If you want to speak to anyone in a pub about the housing market, then there are ten million people better qualified than me in the UK. After all, if I want a Coke Zero it is a lot cheaper to buy at a local supermarket and, with reference to house prices and the like, after we finish the rest of the 2023 price dump I reckon house punters can hope for a 0-2% per annum move over the rest of the decade. The smart thing to do with a house is to focus on owning it to live in. And, whilst some people might get a bit lucky living in one specific location rather than another, honestly you should not be perving over the Rightmove (RMV) website as there are so many better things in life to be doing. And that brings me to today’s full year numbers from Barratt Developments (BDEV).
I have never been a big user of Rightmove (RMV), but I do see that a couple of homes relatively near to where I live have decided to quit trying to sell this year. That is sensible and I am sure they are not the only ones around the country to come to a similar conclusion. How is all this - and lower house prices generally - impacting Rightmove?
Just over a year ago, I concluded that I was fundamentally unexcited about both Auto Trader (AUTO) and Rightmove (RMV). Whilst I was correct about the latter, the former is actually up about 5% over the last year (and pays a small dividend too). I must admit that I am a bit confused by that, as today’s full year to the end of March numbers may have shown a 16% rise in revenue, but they also showed a 9% fall in profit.
There were “three distinct housing markets” according to the Rightmove (RMV) management team. Despite the fact that the UK economy has moved away from the comedy part of September/October PM, this week’s Nationwide update shows you the reality. The housing market started 2022 in a very hot mood…which via higher interest rates and much more was not apparent by the end of the year. What does all this mean for Rightmove shares, given millions of people still enjoy looking at the company’s website?
It is the last big week of the year for macroeconomic watchers, with the Bank of England, the Federal Reserve and the European Central Bank all set to raise interest rates again. How…predictable. What will interest me is how worried they are about 2023. I see the chancellor has been banging on about a UK economy which is “likely to get worse before it gets better” and “I don't know whether inflation has peaked or not”. Maybe Santa will help out 11 Downing Street? Meanwhile, let’s have a quick focus on what Rightmove (RMV) said today.
In early May I observed that “The Rightmove (RMV) CEO is wise to exit stage left after over 16 years”. The rise and rise of online property porn has been such a huge focus for the average adult over the last twenty of so years. We are - after all - genius new home selectors, ranked only just below the “Location, Location, Location” presentation Gods. So why are Rightmove shares down year-to-date?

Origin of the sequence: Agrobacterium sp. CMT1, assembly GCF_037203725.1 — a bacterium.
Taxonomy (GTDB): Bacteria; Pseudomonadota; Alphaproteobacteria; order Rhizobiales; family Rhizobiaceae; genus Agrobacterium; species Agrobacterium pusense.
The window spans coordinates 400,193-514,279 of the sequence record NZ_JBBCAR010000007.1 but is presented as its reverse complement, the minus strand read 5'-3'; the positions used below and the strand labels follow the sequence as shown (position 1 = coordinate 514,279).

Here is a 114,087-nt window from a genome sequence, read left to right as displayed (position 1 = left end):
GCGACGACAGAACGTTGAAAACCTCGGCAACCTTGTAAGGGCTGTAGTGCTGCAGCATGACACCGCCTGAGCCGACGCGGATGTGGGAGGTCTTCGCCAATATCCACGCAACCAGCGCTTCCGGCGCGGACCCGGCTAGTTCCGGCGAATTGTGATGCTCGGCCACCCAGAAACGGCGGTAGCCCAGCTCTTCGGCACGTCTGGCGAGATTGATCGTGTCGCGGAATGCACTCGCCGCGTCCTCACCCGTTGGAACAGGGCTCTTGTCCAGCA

I think it was the Welsh poet George Herbert who once wrote “Thursday comes and the week’s gone”. Perhaps he should have looked at the stock market a bit more, because Thursday is always the busiest day of the week for anyone interested in corporate updates. Three pieces of news flow that particularly interested me today…
You all know how to think about Rightmove (RMV). As noted here in February, the average person seems to love checking out what the latest property price in their village or town might be. Even I have checked it out once or twice year-to-date (obviously purely for educational reasons). But I am not surprised that Rightmove’s shares are down 30% year-to-date and neither am I surprised that the stock is down 4% today…
Many stock pickers say something along the line of ‘I spend ten minutes a week looking at macroeconomic matters … and nine of those are wasted’. Even as a complete investment geek, I would agree there is some truth in that. But the reason why I spend about 25% of my time on macro matters is that it helps improve your batting average as a stock picker. Your focus should be bottom-up orientated but regularly doing some top-down stuff is helpful…especially to avoid being in deep panic mode re inflation, interest rates, government policy shifts or geopolitical matters. After all, the whole point of the ‘fear and greed index’ is that you are doing the opposite of the norm at extremity moments. And talking about the norm, how is life going one at one of everybody’s (but not mine) favourite website Rightmove (RMV)…?